For 22 years we lived in five African countries, and then visited almost 50 countries in total. We lived through four military coups and I was stranded for over a week while borders were closed in one instance. When our U.S. national elections came around, I was always so grateful and amazed that we were able to change leadership without the threat of violence. No matter the differences, there was a sense that we were first of all Americans and secondarily members of a political party. Today, it seems we have reversed that role.
Weekly I meet with a dozen men and women. Our theme or purpose is a joint journey of discussion and discovery regarding Faith and Current Events. More than any time in my lifetime, I feel it is critical to be engaged politically. I want to discuss ideas not people, although some very good people have some very bad ideas. We are not of one mind and have very different ideas on the direction of our country, it’s policies, and will likely vote very differently. However, we have something more important than our political views that hold us together.
It is my hope that each of us refuse to be branded by a political party. I do not want a label attached to my name because I affirm a certain position, nor will I label anyone else. I want to know why you think the way you do. Mimicking what partisan political pundits and friends are posting on Facebook without doing our own homework does nothing to advance the common good. I pray that I will think and act with wisdom and love and justice. I do not pray that God be with me but rather that I should be where He is. Think deeply about the country you want to experience and flourish in and do vote. We have such a privilege to participate in the future of our country.
Today was just another day except it wasn’t. As I descended the stairs of our commercial building, still undergoing major construction, instead of the sound of hammers and saws, I heard conversation and laughter. Our first group of Spectrum Human Services Health volunteers were on site. They were assembling water filter kits. Three hours later 450 water filter kits had been assembled that would be shipped out the next day to India and Guatemala.
The value of our partners like Business Connect is the international distribution network. We are able to send and distribute clean and safe water solutions to the most remote parts of the world and to the most needy and vulnerable. However, of necessity, Village Water Filters has taken on the assembly and packaging of the water filters. The last two years they have collaborated with Twenty Liters. This organization provided the space, volunteers, and systems to put the water filter kits together. It has now come fully into our space and become the responsibility of Village Water Filters.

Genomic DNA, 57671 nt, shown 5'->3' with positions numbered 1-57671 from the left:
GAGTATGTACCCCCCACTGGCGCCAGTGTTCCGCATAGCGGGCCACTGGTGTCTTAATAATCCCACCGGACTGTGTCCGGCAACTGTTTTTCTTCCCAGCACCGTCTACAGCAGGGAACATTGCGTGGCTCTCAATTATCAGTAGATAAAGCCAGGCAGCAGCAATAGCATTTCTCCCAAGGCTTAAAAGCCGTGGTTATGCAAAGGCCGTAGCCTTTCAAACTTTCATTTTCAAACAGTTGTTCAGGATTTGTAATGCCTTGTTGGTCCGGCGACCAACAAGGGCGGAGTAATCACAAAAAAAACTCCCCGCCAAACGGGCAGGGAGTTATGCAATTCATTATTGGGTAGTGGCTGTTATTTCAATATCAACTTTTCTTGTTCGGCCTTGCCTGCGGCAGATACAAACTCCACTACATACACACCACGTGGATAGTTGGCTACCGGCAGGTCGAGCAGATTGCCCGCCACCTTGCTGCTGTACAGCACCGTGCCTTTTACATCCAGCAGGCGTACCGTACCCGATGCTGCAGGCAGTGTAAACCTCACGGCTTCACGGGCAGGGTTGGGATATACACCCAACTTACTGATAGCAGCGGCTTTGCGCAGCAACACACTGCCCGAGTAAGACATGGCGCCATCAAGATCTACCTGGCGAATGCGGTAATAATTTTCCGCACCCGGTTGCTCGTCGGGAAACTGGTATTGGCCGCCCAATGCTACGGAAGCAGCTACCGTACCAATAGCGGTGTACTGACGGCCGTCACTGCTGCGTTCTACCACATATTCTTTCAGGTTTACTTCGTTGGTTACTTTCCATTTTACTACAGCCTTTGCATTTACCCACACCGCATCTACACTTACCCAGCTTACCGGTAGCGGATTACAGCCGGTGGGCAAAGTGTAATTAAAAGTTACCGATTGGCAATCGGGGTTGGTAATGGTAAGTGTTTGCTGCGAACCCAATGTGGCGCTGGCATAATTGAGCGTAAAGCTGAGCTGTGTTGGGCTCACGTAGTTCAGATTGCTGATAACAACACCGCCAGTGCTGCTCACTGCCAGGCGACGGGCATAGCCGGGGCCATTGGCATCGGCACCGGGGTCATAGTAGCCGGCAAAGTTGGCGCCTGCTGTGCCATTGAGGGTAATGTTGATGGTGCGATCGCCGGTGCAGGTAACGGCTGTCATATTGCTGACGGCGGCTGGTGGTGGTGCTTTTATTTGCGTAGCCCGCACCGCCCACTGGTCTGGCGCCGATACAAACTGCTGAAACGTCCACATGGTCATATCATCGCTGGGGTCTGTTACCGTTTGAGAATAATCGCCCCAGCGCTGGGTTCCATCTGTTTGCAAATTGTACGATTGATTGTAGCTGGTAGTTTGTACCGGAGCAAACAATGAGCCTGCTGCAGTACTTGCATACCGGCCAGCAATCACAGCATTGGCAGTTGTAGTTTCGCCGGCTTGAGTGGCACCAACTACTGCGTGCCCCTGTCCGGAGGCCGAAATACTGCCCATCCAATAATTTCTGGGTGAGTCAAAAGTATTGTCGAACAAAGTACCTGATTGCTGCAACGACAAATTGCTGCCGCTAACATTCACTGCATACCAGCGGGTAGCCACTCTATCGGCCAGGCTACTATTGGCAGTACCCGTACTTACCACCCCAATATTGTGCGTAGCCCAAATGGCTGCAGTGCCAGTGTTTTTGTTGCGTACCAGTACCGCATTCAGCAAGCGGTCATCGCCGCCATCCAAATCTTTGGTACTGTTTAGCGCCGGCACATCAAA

Together, we welcome businesses, social networks, schools, various groups, all different age groups, to volunteer three hours at a time. In that time frame we can assemble several hundred filter kits. This is essential for Village Water Filters to keep the cost down for sending these filters. It also brings the opportunity for regular people to make a tangible difference in the lives of real people around the world.
If you come visit us in Grand Rapids, we would welcome your participation. Whether you are one or twenty, you can make a difference. Please connect with us if you are interested in being a part of our work.
There has been a seven-year devastating war going on in Yemen with Saudi Arabia. Millions are in desperate need of medical care. It is not just war wounds but the destruction of infrastructure that has now led to increasing outbreaks of cholera. Medical teams are treating everything from war wounds and burns to cholera and diphtheria, working in the thick of a massive humanitarian crisis. Yet here in the United States, we do not have a clue what is happening in Yemen.
An Extra Challenge
Once we heard of this need, we partnered with Business Connect to help. Yet they ran into a challenge. They could not ship life saving water filters directly from the States. It was impossible to import the filters. In order to get them to Yemen, they had to first ship them to South Africa and then combine the shipment with other goods from another non-profit organization.
Thankfully, the filters did finally make it to Yemen via another non-profit and five hundred household filters were distributed at two Internally Displaced Persons camps in Aden and Lahj. Please see the video below.
A Hope to Help More
Yemen Relief and Reconstruction Foundation was also able to receive 1500 filters and move them to Sana’a to distribute to areas with the largest outbreaks of cholera. They are working with WHO and the ministry of health to select those areas.
These kinds of challenges overwhelm us, but we are thankful to have had a small part in making this project successful. We have so few answers. We try to do something with the resources we are given.